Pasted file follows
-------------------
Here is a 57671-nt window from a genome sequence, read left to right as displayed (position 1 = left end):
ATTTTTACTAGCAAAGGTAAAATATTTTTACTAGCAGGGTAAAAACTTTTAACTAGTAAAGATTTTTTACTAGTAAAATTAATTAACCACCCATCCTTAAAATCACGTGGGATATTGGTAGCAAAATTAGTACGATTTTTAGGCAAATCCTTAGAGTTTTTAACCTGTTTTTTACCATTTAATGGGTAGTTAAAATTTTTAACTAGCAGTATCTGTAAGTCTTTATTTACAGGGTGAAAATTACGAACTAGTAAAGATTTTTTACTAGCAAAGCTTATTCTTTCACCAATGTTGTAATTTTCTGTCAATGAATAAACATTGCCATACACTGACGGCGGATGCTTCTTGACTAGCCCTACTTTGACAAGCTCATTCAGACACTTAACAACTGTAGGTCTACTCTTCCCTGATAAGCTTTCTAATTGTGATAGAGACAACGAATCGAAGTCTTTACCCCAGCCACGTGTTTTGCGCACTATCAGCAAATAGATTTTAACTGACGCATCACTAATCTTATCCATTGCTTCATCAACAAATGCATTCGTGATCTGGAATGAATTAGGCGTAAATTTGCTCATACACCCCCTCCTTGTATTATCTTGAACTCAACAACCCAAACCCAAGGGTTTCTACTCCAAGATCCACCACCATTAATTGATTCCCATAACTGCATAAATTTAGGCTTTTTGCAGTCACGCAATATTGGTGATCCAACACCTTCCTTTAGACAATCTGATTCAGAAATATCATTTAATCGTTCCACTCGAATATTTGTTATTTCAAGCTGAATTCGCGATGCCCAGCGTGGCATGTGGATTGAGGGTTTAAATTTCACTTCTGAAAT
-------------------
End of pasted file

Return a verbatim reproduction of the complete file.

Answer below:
Here is a 57671-nt window from a genome sequence, read left to right as displayed (position 1 = left end):
ATTTTTACTAGCAAAGGTAAAATATTTTTACTAGCAGGGTAAAAACTTTTAACTAGTAAAGATTTTTTACTAGTAAAATTAATTAACCACCCATCCTTAAAATCACGTGGGATATTGGTAGCAAAATTAGTACGATTTTTAGGCAAATCCTTAGAGTTTTTAACCTGTTTTTTACCATTTAATGGGTAGTTAAAATTTTTAACTAGCAGTATCTGTAAGTCTTTATTTACAGGGTGAAAATTACGAACTAGTAAAGATTTTTTACTAGCAAAGCTTATTCTTTCACCAATGTTGTAATTTTCTGTCAATGAATAAACATTGCCATACACTGACGGCGGATGCTTCTTGACTAGCCCTACTTTGACAAGCTCATTCAGACACTTAACAACTGTAGGTCTACTCTTCCCTGATAAGCTTTCTAATTGTGATAGAGACAACGAATCGAAGTCTTTACCCCAGCCACGTGTTTTGCGCACTATCAGCAAATAGATTTTAACTGACGCATCACTAATCTTATCCATTGCTTCATCAACAAATGCATTCGTGATCTGGAATGAATTAGGCGTAAATTTGCTCATACACCCCCTCCTTGTATTATCTTGAACTCAACAACCCAAACCCAAGGGTTTCTACTCCAAGATCCACCACCATTAATTGATTCCCATAACTGCATAAATTTAGGCTTTTTGCAGTCACGCAATATTGGTGATCCAACACCTTCCTTTAGACAATCTGATTCAGAAATATCATTTAATCGTTCCACTCGAATATTTGTTATTTCAAGCTGAATTCGCGATGCCCAGCGTGGCATGTGGATTGAGGGTTTAAATTTCACTTCTGAAAT